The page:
Summary: The book of Psalms connects us to the emotional content of the song writer and the heart of God. In this introduction we talk about how the Psalms is the most unique book in the Bible.
The Book of Psalms is one of the most unique books in the Bible. It was written over a long period of time by a large number of authors. These songs were collected and organized and eventually we get the 150 psalms that we have today. They range from the very long to the very short.
What’s unique about the Psalms?
Largest book of the Bible (just shy of 44,000 words in the NIV)
Most chapters (150)
Longest chapter in the Bible (Psalm 119 at 176 verses)
Shortest chapter in the Bible (Psalm 117 – 2 verses)
More authors (David, Moses, Asaph, sons of Korah, Solomon, Heman, Ethan…)
Longest writing project (900 to 1,000 years)
Most quoted Old Testament book in the New Testament (of 360, 112 are Psalms)
More Messianic prophecies, revealing the Son of God (Ps 2), Son of Man (Ps 8), betrayal (Ps 41:9), crucifixion (Ps 22), resurrection (Ps 16), enthronement (Ps 110)
Name of the book
The ancient Hebrews called it: “Praises” from the Hebrew word Tehilim. The word Psalms means “the plucking of strings.” We get the English word from the Greek translation Psalmoi, which means “songs of praise.” It was Israel’s worship songbook; the songs were meant to be sung with musical accompaniment. But a third of the Psalms are prayers, which I think is fitting since we like to call worship “musical prayers to God.”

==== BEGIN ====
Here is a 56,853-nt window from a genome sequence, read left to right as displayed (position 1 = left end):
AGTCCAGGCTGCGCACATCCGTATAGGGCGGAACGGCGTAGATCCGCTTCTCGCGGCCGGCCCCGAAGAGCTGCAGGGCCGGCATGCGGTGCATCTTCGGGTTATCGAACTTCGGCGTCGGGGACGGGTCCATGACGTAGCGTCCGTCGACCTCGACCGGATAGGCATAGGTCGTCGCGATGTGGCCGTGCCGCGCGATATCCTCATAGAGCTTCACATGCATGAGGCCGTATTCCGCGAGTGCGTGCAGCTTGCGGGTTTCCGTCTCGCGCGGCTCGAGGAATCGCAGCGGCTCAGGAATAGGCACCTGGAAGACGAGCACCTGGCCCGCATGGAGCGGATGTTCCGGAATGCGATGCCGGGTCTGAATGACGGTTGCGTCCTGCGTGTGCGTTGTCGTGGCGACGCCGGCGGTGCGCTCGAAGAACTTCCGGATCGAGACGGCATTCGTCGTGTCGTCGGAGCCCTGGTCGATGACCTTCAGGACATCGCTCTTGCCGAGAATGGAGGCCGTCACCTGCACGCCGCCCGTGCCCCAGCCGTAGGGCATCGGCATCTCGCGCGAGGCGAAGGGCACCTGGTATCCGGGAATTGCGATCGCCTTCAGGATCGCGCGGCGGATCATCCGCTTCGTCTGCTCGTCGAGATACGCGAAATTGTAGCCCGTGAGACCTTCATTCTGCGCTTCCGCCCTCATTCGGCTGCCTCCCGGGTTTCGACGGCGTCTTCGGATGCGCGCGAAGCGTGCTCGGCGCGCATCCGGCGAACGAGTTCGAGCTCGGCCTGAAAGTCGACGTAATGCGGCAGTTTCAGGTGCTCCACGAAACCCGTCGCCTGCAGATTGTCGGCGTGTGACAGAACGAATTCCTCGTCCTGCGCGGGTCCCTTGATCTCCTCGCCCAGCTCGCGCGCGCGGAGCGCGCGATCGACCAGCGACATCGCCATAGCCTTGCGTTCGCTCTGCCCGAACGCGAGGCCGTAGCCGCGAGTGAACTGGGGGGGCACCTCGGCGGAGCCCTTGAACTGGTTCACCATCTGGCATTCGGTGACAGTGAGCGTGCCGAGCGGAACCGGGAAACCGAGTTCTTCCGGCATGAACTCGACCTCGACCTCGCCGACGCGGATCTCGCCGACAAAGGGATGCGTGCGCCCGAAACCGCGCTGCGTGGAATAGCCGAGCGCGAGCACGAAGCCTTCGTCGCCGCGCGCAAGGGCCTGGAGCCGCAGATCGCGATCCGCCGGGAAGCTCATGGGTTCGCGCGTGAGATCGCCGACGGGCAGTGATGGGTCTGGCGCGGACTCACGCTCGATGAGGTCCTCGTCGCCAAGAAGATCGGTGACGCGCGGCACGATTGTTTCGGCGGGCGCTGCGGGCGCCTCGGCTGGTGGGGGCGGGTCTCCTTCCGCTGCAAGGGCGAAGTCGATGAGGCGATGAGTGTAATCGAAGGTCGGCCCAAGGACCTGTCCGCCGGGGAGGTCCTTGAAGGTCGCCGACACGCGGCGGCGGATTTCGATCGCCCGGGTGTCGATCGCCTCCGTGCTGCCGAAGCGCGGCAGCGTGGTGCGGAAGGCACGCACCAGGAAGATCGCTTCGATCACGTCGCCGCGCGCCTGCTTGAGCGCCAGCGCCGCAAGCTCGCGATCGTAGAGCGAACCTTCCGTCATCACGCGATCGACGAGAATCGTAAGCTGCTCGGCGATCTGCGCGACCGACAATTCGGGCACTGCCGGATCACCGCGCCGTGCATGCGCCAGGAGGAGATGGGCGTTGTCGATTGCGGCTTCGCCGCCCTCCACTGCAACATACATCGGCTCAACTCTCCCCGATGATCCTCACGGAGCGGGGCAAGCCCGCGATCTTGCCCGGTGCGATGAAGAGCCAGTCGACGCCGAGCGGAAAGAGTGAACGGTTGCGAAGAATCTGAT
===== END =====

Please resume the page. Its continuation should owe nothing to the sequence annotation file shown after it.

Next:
David, Israel’s second king, wrote 75 of the 150
Asaph wrote 12 (he was a priest and David’s worship leader)
The sons of Korah (a guild of singers and composers) wrote 10 psalms
Solomon wrote 2 psalms (72, 127)
Moses wrote Psalm 90
Heman, founder of the Korahite choir (2 Chr 5:12) was a wise man, musician, and a son of Korah, wrote Psalm 88
Ethan, probably a Levitical singer, wrote Psalm 89
Ezra the priest may have written some of the anonymous psalms.
First Psalm (Psalm 90) written around 1445 BC by Moses shortly after the escape from Egypt
Most written during the reigns of David and Solomon
Last Psalm (126) written during the Babylonian exile (500 to 430 BC)
7 types of Psalms
Wisdom – practical guidelines for godly living (Ps 1, 37, 119)
Royal Psalms – coming Messianic rule (Ps 2, 18, 20, 21, 45, 47 …)
Lament Psalms – highly emotional (Ps 3-7, 12-13, 22, 25, 35 …)
Imprecatory Psalms – zeal for God’s glory and judgment (Ps 7, 35, 40, 137 …)
Thanksgiving – deep gratitude for God’s blessings (Ps 8, 18, 19, 111, 150 …)
Pilgrimage Psalms – festive psalms used as Israel travelled to Jerusalem for their annual feasts (Ps 43, 46, 48, 76, 84 …)
Enthronement Psalms – God’s majestic rule over all creation (Ps 48, 93, 96-99)
We need to understand that from first to last, this is a book of poetry—Hebrew poetry at that, so it is very symbolic and follows some poetic structures that we will explain as we go through the book. English poetry relies on meter and word rhyming. Hebrew poetry relies on parallelism and the rhyming of thoughts rather than words.